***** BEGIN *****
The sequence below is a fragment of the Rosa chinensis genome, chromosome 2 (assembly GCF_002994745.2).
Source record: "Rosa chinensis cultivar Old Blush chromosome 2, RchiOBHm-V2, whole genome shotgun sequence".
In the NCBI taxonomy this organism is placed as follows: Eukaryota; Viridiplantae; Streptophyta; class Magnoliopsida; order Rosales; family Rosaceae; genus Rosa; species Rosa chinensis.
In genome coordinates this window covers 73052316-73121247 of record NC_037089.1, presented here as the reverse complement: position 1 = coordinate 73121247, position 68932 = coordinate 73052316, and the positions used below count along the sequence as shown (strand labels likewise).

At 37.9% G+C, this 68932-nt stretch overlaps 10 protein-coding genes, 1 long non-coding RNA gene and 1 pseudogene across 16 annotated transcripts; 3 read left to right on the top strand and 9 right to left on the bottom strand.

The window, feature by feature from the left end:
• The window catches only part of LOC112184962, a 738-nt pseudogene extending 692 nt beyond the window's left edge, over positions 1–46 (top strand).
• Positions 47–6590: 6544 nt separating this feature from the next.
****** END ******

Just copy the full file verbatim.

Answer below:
The sequence below is a fragment of the Rosa chinensis genome, chromosome 2 (assembly GCF_002994745.2).
Source record: "Rosa chinensis cultivar Old Blush chromosome 2, RchiOBHm-V2, whole genome shotgun sequence".
In the NCBI taxonomy this organism is placed as follows: Eukaryota; Viridiplantae; Streptophyta; class Magnoliopsida; order Rosales; family Rosaceae; genus Rosa; species Rosa chinensis.
In genome coordinates this window covers 73052316-73121247 of record NC_037089.1, presented here as the reverse complement: position 1 = coordinate 73121247, position 68932 = coordinate 73052316, and the positions used below count along the sequence as shown (strand labels likewise).

At 37.9% G+C, this 68932-nt stretch overlaps 10 protein-coding genes, 1 long non-coding RNA gene and 1 pseudogene across 16 annotated transcripts; 3 read left to right on the top strand and 9 right to left on the bottom strand.

The window, feature by feature from the left end:
• The window catches only part of LOC112184962, a 738-nt pseudogene extending 692 nt beyond the window's left edge, over positions 1–46 (top strand).
• Positions 47–6590: 6544 nt separating this feature from the next.